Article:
Why Your Intern May Reject Your Job Offer

This part of your company's culture could be keeping interns from joining your staff.
August 09, 2013

You might see your company’s summer intern as a shoe-in for your next job opening. Your intern, on the other hand, might not be so sure.

A study featured recently in the Journal of Business Venturing found that interns are less likely to stick around small businesses than large corporations once their internships end. One significant reason: They may feel like they have limited promotional opportunities at a small business, and favoritism or family ownership can contribute to that.

“Small business interns are more likely to change their minds after the internship, and justice perception has a stronger effect on their post-internship intentions to join,” the study abstract says.

Small-business nepotism may play a role, as an intern may feel little chance to ever get promoted into a management position. “It is important for entrepreneurs to be unbiased and treat family members and outside new hires equally when it comes to job assignment, compensation, and performance appraisal,” author Hao Zhao wrote in the study, according to an article on Healio.com.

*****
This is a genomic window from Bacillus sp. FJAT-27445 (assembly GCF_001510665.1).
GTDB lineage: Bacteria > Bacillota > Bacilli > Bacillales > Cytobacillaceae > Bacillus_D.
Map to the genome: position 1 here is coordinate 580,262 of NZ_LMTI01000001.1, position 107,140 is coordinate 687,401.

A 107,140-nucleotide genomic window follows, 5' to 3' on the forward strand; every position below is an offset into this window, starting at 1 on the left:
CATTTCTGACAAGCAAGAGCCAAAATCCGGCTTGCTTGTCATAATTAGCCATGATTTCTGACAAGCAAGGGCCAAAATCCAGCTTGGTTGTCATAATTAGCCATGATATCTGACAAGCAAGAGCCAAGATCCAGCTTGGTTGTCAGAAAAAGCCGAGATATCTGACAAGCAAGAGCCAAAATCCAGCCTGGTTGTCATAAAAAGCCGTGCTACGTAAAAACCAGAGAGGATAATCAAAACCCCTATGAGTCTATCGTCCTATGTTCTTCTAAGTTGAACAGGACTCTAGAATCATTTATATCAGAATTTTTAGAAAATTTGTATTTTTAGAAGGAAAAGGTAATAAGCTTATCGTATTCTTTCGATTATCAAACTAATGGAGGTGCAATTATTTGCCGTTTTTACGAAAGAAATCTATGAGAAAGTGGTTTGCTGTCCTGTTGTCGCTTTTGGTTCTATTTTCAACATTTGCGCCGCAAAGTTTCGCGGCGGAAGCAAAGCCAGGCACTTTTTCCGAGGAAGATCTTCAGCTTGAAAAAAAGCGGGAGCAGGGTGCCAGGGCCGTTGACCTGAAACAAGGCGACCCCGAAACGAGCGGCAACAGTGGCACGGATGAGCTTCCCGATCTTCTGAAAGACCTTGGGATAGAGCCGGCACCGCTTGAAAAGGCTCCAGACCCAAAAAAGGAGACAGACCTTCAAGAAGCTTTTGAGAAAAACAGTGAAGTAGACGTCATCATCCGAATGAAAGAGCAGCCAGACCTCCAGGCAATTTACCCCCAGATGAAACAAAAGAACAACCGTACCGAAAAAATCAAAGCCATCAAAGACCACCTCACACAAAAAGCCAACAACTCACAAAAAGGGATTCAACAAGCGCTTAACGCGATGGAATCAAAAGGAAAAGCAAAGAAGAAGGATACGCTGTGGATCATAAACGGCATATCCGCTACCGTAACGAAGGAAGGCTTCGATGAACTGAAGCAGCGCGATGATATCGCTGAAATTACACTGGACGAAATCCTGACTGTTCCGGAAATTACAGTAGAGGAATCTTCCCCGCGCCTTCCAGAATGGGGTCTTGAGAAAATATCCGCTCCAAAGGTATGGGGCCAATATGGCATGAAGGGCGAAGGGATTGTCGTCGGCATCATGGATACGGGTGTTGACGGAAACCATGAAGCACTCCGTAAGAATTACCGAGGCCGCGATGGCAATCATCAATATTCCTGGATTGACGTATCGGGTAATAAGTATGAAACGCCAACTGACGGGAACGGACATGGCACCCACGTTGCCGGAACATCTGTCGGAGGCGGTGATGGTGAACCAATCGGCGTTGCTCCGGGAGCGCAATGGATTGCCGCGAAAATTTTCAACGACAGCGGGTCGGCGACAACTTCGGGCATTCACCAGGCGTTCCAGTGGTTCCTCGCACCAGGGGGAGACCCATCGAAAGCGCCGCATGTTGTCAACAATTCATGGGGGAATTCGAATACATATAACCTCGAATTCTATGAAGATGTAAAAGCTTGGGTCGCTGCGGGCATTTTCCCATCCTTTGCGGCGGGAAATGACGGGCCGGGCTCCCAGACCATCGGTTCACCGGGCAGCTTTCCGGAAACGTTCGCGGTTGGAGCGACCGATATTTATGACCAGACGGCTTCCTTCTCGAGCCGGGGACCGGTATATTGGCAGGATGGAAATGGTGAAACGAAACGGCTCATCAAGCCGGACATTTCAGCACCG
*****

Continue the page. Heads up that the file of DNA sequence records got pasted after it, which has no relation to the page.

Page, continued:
Business leaders can try to overcome this hurdle by making sure to provide their interns with high levels of involvement and responsibility in the firm, the author notes. They may also want to seek out interns who are less sure of their career path: The study notes interns who were less decided about their career direction were also more likely to stay at a business.

Read more articles about internships.

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